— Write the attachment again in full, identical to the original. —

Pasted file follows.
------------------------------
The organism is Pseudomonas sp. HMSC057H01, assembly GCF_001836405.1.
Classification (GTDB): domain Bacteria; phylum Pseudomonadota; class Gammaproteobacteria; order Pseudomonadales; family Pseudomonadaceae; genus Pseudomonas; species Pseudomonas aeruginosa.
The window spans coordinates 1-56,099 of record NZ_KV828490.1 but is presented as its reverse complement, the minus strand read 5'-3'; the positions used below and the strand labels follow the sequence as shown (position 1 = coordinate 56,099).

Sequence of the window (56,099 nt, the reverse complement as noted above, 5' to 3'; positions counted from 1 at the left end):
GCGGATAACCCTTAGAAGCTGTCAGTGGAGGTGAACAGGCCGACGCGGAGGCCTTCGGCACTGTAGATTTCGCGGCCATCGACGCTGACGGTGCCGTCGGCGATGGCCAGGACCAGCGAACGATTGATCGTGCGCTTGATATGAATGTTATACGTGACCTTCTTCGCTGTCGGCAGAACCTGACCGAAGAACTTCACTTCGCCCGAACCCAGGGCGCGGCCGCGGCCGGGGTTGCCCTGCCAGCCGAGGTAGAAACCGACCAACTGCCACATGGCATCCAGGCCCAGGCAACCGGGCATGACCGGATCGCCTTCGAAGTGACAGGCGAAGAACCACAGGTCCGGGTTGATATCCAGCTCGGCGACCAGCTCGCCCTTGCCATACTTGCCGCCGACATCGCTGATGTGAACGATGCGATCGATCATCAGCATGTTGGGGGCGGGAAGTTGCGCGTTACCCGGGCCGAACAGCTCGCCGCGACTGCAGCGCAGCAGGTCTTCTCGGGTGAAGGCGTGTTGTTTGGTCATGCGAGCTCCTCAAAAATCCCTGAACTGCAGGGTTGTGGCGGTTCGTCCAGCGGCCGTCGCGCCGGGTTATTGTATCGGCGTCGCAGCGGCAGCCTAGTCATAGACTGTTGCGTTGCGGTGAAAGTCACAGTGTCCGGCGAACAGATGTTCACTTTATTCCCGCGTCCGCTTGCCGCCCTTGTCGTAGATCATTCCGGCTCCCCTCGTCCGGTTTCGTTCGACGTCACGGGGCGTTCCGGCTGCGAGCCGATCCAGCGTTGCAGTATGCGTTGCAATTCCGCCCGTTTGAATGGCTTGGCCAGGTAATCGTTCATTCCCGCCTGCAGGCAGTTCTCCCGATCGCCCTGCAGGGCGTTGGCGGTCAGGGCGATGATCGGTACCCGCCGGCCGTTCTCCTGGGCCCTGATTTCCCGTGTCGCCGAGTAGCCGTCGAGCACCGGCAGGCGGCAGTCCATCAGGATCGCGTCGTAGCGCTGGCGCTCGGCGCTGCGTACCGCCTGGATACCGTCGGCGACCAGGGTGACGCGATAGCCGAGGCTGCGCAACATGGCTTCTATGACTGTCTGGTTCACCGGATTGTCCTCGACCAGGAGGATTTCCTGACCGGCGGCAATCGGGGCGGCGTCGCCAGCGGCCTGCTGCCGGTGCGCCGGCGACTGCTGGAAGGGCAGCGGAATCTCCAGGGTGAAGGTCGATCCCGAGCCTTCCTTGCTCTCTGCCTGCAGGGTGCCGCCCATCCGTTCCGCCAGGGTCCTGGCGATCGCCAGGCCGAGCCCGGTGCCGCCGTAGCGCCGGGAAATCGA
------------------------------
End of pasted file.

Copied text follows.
The organism is Pseudomonas sp. HMSC057H01, assembly GCF_001836405.1.
Classification (GTDB): domain Bacteria; phylum Pseudomonadota; class Gammaproteobacteria; order Pseudomonadales; family Pseudomonadaceae; genus Pseudomonas; species Pseudomonas aeruginosa.
The window spans coordinates 1-56,099 of record NZ_KV828490.1 but is presented as its reverse complement, the minus strand read 5'-3'; the positions used below and the strand labels follow the sequence as shown (position 1 = coordinate 56,099).

Sequence of the window (56,099 nt, the reverse complement as noted above, 5' to 3'; positions counted from 1 at the left end):
GCGGATAACCCTTAGAAGCTGTCAGTGGAGGTGAACAGGCCGACGCGGAGGCCTTCGGCACTGTAGATTTCGCGGCCATCGACGCTGACGGTGCCGTCGGCGATGGCCAGGACCAGCGAACGATTGATCGTGCGCTTGATATGAATGTTATACGTGACCTTCTTCGCTGTCGGCAGAACCTGACCGAAGAACTTCACTTCGCCCGAACCCAGGGCGCGGCCGCGGCCGGGGTTGCCCTGCCAGCCGAGGTAGAAACCGACCAACTGCCACATGGCATCCAGGCCCAGGCAACCGGGCATGACCGGATCGCCTTCGAAGTGACAGGCGAAGAACCACAGGTCCGGGTTGATATCCAGCTCGGCGACCAGCTCGCCCTTGCCATACTTGCCGCCGACATCGCTGATGTGAACGATGCGATCGATCATCAGCATGTTGGGGGCGGGAAGTTGCGCGTTACCCGGGCCGAACAGCTCGCCGCGACTGCAGCGCAGCAGGTCTTCTCGGGTGAAGGCGTGTTGTTTGGTCATGCGAGCTCCTCAAAAATCCCTGAACTGCAGGGTTGTGGCGGTTCGTCCAGCGGCCGTCGCGCCGGGTTATTGTATCGGCGTCGCAGCGGCAGCCTAGTCATAGACTGTTGCGTTGCGGTGAAAGTCACAGTGTCCGGCGAACAGATGTTCACTTTATTCCCGCGTCCGCTTGCCGCCCTTGTCGTAGATCATTCCGGCTCCCCTCGTCCGGTTTCGTTCGACGTCACGGGGCGTTCCGGCTGCGAGCCGATCCAGCGTTGCAGTATGCGTTGCAATTCCGCCCGTTTGAATGGCTTGGCCAGGTAATCGTTCATTCCCGCCTGCAGGCAGTTCTCCCGATCGCCCTGCAGGGCGTTGGCGGTCAGGGCGATGATCGGTACCCGCCGGCCGTTCTCCTGGGCCCTGATTTCCCGTGTCGCCGAGTAGCCGTCGAGCACCGGCAGGCGGCAGTCCATCAGGATCGCGTCGTAGCGCTGGCGCTCGGCGCTGCGTACCGCCTGGATACCGTCGGCGACCAGGGTGACGCGATAGCCGAGGCTGCGCAACATGGCTTCTATGACTGTCTGGTTCACCGGATTGTCCTCGACCAGGAGGATTTCCTGACCGGCGGCAATCGGGGCGGCGTCGCCAGCGGCCTGCTGCCGGTGCGCCGGCGACTGCTGGAAGGGCAGCGGAATCTCCAGGGTGAAGGTCGATCCCGAGCCTTCCTTGCTCTCTGCCTGCAGGGTGCCGCCCATCCGTTCCGCCAGGGTCCTGGCGATCGCCAGGCCGAGCCCGGTGCCGCCGTAGCGCCGGGAAATCGA